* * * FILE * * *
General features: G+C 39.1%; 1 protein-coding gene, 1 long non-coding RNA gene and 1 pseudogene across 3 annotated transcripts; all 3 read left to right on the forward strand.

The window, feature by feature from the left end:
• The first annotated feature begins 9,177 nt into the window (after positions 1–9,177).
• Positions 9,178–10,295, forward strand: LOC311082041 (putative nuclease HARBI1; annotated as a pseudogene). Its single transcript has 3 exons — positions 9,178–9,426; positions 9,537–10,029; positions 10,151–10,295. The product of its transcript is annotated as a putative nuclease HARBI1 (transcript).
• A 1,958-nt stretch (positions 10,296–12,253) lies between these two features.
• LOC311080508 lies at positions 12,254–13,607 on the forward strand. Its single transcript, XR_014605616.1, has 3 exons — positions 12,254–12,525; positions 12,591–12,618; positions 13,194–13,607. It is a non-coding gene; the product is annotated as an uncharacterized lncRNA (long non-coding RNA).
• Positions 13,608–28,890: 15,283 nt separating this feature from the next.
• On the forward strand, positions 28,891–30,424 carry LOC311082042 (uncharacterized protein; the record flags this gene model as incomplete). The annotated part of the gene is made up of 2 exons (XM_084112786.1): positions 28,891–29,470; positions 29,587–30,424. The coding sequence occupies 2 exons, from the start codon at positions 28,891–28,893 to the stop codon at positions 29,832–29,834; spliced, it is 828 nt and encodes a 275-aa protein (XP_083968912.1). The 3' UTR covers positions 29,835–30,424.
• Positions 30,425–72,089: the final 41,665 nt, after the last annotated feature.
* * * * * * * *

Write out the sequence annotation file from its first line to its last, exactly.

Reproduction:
General features: G+C 39.1%; 1 protein-coding gene, 1 long non-coding RNA gene and 1 pseudogene across 3 annotated transcripts; all 3 read left to right on the forward strand.

The window, feature by feature from the left end:
• The first annotated feature begins 9,177 nt into the window (after positions 1–9,177).
• Positions 9,178–10,295, forward strand: LOC311082041 (putative nuclease HARBI1; annotated as a pseudogene). Its single transcript has 3 exons — positions 9,178–9,426; positions 9,537–10,029; positions 10,151–10,295. The product of its transcript is annotated as a putative nuclease HARBI1 (transcript).
• A 1,958-nt stretch (positions 10,296–12,253) lies between these two features.
• LOC311080508 lies at positions 12,254–13,607 on the forward strand. Its single transcript, XR_014605616.1, has 3 exons — positions 12,254–12,525; positions 12,591–12,618; positions 13,194–13,607. It is a non-coding gene; the product is annotated as an uncharacterized lncRNA (long non-coding RNA).
• Positions 13,608–28,890: 15,283 nt separating this feature from the next.
• On the forward strand, positions 28,891–30,424 carry LOC311082042 (uncharacterized protein; the record flags this gene model as incomplete). The annotated part of the gene is made up of 2 exons (XM_084112786.1): positions 28,891–29,470; positions 29,587–30,424. The coding sequence occupies 2 exons, from the start codon at positions 28,891–28,893 to the stop codon at positions 29,832–29,834; spliced, it is 828 nt and encodes a 275-aa protein (XP_083968912.1). The 3' UTR covers positions 29,835–30,424.
• Positions 30,425–72,089: the final 41,665 nt, after the last annotated feature.